Surf and Sip

Our wine expert explores your favourite wine and food websites.

The food and drink scene in Atlantic Canada is flourishing, with new wineries, breweries, restaurants, wine retailers, fromageries and farmers' markets. The online world has followed suit, with dozens of regional wine and food blogs, websites, restaurant review sites and recipe directories. Here are some handy sites worth bookmarking.

Wine and food blogs

Nova Scotia

Halifax chef, mother and self-proclaimed crazy cheese lover, Renée Lavallée, shares her tips, recipes, book reviews, travels and experiences from her 17 years in the restaurant industry (including stints as chef at The Inn at Bay Fortune, PEI, and at Il Mercato and The Five Fishermen in Halifax) and from her home kitchen.

She started her blog when her daughter was born in 2009, and now has a son as well, so she shares stories about raising two kids.

Renée has a wonderful sense of humour and dishes up no-nonsense advice and recipes that are relatively simple for the home cook; she also offers her thoughts about wine pairings and her favourite local beers.
Kristen Pickett works for the Halifax Chamber of Commerce by day, but by night, she scours Halifax restaurants, markets, festivals and events so she can report on them in her deliciously witty blog. This 20-something foodie has an endless appetite for local tastes and adventure. The site offers mouth-watering food photos, wine tips and reviews, and interviews with people behind the food and wine scenes.

Jonathan Wilson is a knowledgeable wine lover who takes the intimidation out of wine for novice drinkers with his fun and accessible blog posts. He also throws in some meatier information for enthusiasts, but never veers from his easy style.

Jonathan isn't afraid to say what he really thinks. "I have never been an advocate of following trends in the wine world," he writes, "and have little to no respect for those who make wine a certain way just because they know it will appeal to the mass audience." When he graduated from the Canadian Association of Professional Sommeliers program, he won the Kent Clarke award for top graduate. He is the sommelier at Nectar Social House, in Dartmouth, NS.

Laura Oakley shares her thoughts about locally produced food and wines, in addition to telling stories of her food-inspired adventures abroad and her culinary experiments at home. Her passion for gastronomy was ignited while studying hospitality and tourism management at Mount Saint Vincent University, in Halifax. Her blog also features beautiful photography.

This thought-provoking blog brings together a number of local writers on food and wine culture in Halifax and around Atlantic Canada. Writers are described as curious amateur gastronomes who spend a lot of time and money dining out, cooking and buying food. Together, their posts create a terrific collective journal that highlights local food and wine.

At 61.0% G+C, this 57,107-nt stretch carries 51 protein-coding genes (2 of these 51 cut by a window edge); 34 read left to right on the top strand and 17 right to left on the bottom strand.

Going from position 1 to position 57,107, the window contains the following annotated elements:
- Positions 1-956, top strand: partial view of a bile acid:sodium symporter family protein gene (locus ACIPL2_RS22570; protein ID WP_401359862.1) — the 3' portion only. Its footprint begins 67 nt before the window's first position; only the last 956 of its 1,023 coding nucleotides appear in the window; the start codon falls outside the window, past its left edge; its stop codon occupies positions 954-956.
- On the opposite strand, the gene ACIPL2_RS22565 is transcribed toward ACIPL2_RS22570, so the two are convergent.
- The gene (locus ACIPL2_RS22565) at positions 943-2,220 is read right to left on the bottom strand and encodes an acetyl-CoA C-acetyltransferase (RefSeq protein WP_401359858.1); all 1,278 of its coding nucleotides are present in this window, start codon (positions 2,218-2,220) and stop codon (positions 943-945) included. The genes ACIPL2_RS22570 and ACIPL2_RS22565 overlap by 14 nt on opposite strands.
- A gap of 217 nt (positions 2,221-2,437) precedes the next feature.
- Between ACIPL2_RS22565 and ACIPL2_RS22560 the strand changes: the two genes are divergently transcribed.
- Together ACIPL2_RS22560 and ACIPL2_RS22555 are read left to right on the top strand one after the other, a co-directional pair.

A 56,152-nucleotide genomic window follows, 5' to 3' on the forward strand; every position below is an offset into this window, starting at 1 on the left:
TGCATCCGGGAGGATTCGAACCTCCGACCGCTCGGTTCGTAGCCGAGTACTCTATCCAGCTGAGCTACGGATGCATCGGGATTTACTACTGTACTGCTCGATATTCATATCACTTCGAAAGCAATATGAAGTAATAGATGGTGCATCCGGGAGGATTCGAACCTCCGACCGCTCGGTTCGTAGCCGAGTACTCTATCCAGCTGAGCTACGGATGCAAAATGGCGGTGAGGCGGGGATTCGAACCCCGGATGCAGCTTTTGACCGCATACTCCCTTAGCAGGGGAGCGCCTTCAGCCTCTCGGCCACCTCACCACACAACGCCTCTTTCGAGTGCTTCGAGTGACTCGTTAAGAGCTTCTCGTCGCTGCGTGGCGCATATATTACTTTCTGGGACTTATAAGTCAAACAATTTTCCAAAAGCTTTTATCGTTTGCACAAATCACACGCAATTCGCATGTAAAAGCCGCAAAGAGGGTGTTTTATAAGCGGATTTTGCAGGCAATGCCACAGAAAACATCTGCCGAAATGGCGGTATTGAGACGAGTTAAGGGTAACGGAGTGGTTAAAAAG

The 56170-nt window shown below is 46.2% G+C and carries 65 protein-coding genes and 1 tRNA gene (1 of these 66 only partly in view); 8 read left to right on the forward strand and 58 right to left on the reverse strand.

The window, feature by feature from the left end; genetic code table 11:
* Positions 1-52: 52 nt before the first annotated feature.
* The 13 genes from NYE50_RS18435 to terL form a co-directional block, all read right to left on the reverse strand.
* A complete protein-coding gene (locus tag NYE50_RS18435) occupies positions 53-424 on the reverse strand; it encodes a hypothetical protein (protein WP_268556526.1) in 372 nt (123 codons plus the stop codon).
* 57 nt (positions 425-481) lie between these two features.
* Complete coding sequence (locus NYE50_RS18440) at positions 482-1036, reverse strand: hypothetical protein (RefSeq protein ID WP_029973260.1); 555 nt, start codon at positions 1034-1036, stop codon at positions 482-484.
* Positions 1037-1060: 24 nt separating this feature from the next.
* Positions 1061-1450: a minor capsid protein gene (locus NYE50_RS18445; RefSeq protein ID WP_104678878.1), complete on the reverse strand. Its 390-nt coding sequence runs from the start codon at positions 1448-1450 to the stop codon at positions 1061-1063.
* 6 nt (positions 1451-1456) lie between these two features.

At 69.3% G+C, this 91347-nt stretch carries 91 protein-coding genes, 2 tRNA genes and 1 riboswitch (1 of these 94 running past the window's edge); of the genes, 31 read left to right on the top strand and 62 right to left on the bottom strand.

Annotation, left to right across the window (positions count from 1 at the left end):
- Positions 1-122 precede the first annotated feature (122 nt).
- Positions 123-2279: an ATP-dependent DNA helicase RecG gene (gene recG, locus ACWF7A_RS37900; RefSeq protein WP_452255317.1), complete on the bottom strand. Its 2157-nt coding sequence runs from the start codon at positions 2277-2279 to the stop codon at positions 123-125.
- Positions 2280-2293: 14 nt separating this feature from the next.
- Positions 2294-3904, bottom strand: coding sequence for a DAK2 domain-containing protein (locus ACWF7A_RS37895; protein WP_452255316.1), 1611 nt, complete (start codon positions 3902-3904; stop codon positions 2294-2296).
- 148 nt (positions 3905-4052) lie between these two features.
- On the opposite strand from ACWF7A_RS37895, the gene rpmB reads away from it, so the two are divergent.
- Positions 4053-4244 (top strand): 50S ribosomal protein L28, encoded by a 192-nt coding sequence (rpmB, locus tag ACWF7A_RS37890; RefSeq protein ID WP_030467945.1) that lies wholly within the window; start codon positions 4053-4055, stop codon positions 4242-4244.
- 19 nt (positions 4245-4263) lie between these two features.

A former professional chef, Liz Feltham was the Coast's restaurant critic for eight years and has three cookbooks to her credit. She combines knowledge and passion with a strong voice, taking food, but never herself, seriously. Blogging since 2007, Liz shares her observations and musings on food, cookbooks and restaurants in her unique style.

New Brunswick

Norman Siebrasse declares that he's not a wine expert, but a wine lover. His blog offers reviews of wines available in Alcool NB Liquor stores. He also invites readers to submit their own reviews, which he'll post alongside his own-to encourage an exchange of opinions about good bottles available in the province. He says that his wife, Kelly, who often posts or is mentioned on the blog, has a better palate than he does. Smart man.
Mario Griffin is another enthusiast who reviews wines available in New Brunswick. His interest in wine led him to get involved with FestiVin, an annual food and wine festival in Caraquet this year from May 28 to June 4. He began his blog-which is entirely in French-when he became overwhelmed with friends' requests for wine advice. In 2010, he published his first book, Le Tire-bouchon Griffin 2010, the first wine guide for New Brunswickers. 

Newfoundland & Labrador

Renowned Newfoundland novelist and playwright Kevin Major started a blog last year about his other passion: organic and biodynamic wine. His blog is a rollicking read and his tastes are broad, educating his followers about wines from the world over. He selects one bottle each week and writes superbly about its taste and history.
Barry Parsons' blog biography reads: one wife, two kids, perennial student and lifelong food obsessive. His blog certainly fulfils the last descriptor, offering thousands of recipes with a traditional Newfoundland flair. Barry is also known for his creative ideas and for his recipes for produce and berries in season. Some of his recent posts include Strawberries and Cream Bread Pudding and St. John's Stout and Steak Soup, using locally brewed Yellowbelly beer.
Mark Penney is a Newfoundlander who moved to upstate New York in 2007. His cooking style marries New England flavours and recipes with traditional Newfoundland ideas.

He's named this blog with a word from the vernacular of each region: "Wicked," he explains, is a New England slang term (also used in Newfoundland) that means wonderful or deeply satisfying, as in "that was a wicked good lobster roll." The Newfoundland word "scoff" originally referred to a cooked meal at sea or ashore, often at an impromptu party, especially at night. Over the years, he notes, "the term has come to mean any meal, but often signifies a lavish spread of ingredients, drink and good company."

He also enjoys tasting and cooking with regional beers. "Expect a beer of the month, often paired with recipes," he says.